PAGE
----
(as well as execution unit utilization attack, but like I mentioned this
is surprisingly lacking published research), and in the latter case also
to the classic cache timing attack.  Now, "might be" is not same as
"always is", so there might be cases where your attack is the only known
one that works.  (For example, I think secret-dependent branching within
one cache line _might_ be unrealistic to attack as such, but might be
exploitable via its effect on out-of-order execution and memory
reordering, or via execution unit utilization.)

Do I understand correctly that for attack type 1, there should be at
least 3 concurrent threads: the victim and two attacker threads (these
two would be performing reorder-"unsafe" memory operations between
themselves)?  And that at least the victim and one of the attacker
threads would need to be scheduled onto the same core (as different
hardware threads)?

Would you release the code, please?  So far, I only saw your receiver.py
and sender.py, which look like high-level wrappers for a demo, but lack
the substance.

Another aspect is whether "the issue" (the focus of your research) is
realistically fixable as a vulnerability anywhere.  I don't care about
CVEs much (and we'll see what MITRE says on this), but FWIW Colin
Percival's 2005 work did receive a CVE ID:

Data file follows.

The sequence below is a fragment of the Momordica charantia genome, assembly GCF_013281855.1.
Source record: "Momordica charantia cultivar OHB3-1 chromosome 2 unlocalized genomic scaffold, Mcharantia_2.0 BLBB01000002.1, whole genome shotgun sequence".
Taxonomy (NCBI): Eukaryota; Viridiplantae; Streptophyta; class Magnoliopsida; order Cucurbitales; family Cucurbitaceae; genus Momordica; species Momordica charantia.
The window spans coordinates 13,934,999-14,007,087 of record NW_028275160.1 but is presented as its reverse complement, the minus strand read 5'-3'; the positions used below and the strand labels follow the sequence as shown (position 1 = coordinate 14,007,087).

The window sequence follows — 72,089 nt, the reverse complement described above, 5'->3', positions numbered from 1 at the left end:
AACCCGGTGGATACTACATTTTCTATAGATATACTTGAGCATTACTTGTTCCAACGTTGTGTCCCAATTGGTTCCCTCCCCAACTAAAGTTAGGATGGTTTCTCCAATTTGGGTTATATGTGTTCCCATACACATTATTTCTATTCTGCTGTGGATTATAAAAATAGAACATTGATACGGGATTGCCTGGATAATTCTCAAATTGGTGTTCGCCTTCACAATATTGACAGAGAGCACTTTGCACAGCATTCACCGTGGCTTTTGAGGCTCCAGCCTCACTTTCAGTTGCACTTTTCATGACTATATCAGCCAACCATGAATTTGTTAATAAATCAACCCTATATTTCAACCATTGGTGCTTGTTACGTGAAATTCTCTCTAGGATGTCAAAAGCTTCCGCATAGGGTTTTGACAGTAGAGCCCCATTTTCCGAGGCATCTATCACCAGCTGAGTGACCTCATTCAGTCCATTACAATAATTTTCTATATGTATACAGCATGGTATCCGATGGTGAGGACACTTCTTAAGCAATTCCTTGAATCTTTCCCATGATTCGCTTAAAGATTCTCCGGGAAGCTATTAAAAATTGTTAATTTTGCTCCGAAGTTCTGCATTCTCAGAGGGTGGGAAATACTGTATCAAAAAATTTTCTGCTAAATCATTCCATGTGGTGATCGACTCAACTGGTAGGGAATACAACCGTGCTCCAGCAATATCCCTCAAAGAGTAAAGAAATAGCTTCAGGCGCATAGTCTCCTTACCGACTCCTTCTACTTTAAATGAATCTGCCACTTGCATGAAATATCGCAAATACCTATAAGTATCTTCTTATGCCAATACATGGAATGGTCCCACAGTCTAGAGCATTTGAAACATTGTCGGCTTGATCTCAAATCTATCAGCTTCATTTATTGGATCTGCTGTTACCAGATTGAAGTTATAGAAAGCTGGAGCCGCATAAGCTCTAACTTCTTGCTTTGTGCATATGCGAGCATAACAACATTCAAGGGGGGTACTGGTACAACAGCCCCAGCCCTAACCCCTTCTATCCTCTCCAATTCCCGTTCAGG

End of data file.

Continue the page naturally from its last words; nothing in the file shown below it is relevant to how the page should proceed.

http://cve.mitre.org/cgi-bin/cvename.cgi?name=CVE-2005-0109

and there were a handful of security advisories, such as:

https://www.freebsd.org/security/advisories/FreeBSD-SA-05:09.htt.asc

At the time, only the workaround of disabling HT was suggested, but e.g.
the FreeBSD advisory also said:

"NOTE:  It is expected that future work in cryptographic libraries and
operating system schedulers may remedy this problem for many or most
users, without necessitating the disabling of Hyper-Threading
Technology.  Future advisories will address individual cases."

and we've since seen such work (changes to crypto libraries and
programs are practical and already deployed, but changes to schedulers
appear to be more recent and only academic - granting temporary
exclusive use of CPU cores to programs processing sensitive data).

When a particular crypto library or program was found to be vulnerable
to cache timing side-channels, this was generally treated as a separate
vulnerability (and getting its own CVE ID).

I guess there's probably a 100% overlap between vulnerabilities that
would be treated as potentially susceptible to cache timing and to
out-of-order / memory reordering attacks, even if in practice the
likelihood of exploitation via these methods might vary drastically.
(This guess is based on my current understanding as described above.)

Finally, arguably, systems with any shared resources are knowingly
taking a performance/$ vs. security tradeoff.  It is very important for
us to have an idea just how bad (or not) the security impact is in
practice, so your research is a step in the right direction.

Thanks again for working on this.

Alexander